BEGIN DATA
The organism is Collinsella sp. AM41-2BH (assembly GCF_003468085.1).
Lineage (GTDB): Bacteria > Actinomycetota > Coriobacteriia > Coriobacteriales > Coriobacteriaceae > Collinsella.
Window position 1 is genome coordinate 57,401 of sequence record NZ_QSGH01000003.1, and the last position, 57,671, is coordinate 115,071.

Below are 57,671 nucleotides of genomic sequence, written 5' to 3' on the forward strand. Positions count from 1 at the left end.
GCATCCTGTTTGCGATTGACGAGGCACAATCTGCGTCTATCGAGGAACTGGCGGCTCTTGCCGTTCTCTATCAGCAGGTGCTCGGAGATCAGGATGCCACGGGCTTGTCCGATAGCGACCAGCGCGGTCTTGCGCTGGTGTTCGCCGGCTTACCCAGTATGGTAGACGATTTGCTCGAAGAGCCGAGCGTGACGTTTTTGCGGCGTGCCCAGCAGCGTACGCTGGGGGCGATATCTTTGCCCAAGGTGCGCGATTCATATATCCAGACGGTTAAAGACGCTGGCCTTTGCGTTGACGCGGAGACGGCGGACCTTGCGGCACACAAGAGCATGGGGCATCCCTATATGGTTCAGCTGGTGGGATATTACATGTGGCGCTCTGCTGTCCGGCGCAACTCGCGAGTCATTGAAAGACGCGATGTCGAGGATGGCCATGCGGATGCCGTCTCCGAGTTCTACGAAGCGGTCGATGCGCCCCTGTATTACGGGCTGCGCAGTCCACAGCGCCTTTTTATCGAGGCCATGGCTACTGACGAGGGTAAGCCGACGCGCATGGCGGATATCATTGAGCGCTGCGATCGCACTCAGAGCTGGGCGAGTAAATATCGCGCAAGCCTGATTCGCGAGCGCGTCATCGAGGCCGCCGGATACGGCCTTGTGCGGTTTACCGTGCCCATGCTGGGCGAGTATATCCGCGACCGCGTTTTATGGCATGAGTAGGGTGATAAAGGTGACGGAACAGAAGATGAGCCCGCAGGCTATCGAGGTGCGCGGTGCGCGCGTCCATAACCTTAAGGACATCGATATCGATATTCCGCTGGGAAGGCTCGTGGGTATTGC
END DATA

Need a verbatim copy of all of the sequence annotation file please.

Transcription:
The organism is Collinsella sp. AM41-2BH (assembly GCF_003468085.1).
Lineage (GTDB): Bacteria > Actinomycetota > Coriobacteriia > Coriobacteriales > Coriobacteriaceae > Collinsella.
Window position 1 is genome coordinate 57,401 of sequence record NZ_QSGH01000003.1, and the last position, 57,671, is coordinate 115,071.

Below are 57,671 nucleotides of genomic sequence, written 5' to 3' on the forward strand. Positions count from 1 at the left end.
GCATCCTGTTTGCGATTGACGAGGCACAATCTGCGTCTATCGAGGAACTGGCGGCTCTTGCCGTTCTCTATCAGCAGGTGCTCGGAGATCAGGATGCCACGGGCTTGTCCGATAGCGACCAGCGCGGTCTTGCGCTGGTGTTCGCCGGCTTACCCAGTATGGTAGACGATTTGCTCGAAGAGCCGAGCGTGACGTTTTTGCGGCGTGCCCAGCAGCGTACGCTGGGGGCGATATCTTTGCCCAAGGTGCGCGATTCATATATCCAGACGGTTAAAGACGCTGGCCTTTGCGTTGACGCGGAGACGGCGGACCTTGCGGCACACAAGAGCATGGGGCATCCCTATATGGTTCAGCTGGTGGGATATTACATGTGGCGCTCTGCTGTCCGGCGCAACTCGCGAGTCATTGAAAGACGCGATGTCGAGGATGGCCATGCGGATGCCGTCTCCGAGTTCTACGAAGCGGTCGATGCGCCCCTGTATTACGGGCTGCGCAGTCCACAGCGCCTTTTTATCGAGGCCATGGCTACTGACGAGGGTAAGCCGACGCGCATGGCGGATATCATTGAGCGCTGCGATCGCACTCAGAGCTGGGCGAGTAAATATCGCGCAAGCCTGATTCGCGAGCGCGTCATCGAGGCCGCCGGATACGGCCTTGTGCGGTTTACCGTGCCCATGCTGGGCGAGTATATCCGCGACCGCGTTTTATGGCATGAGTAGGGTGATAAAGGTGACGGAACAGAAGATGAGCCCGCAGGCTATCGAGGTGCGCGGTGCGCGCGTCCATAACCTTAAGGACATCGATATCGATATTCCGCTGGGAAGGCTCGTGGGTATTGC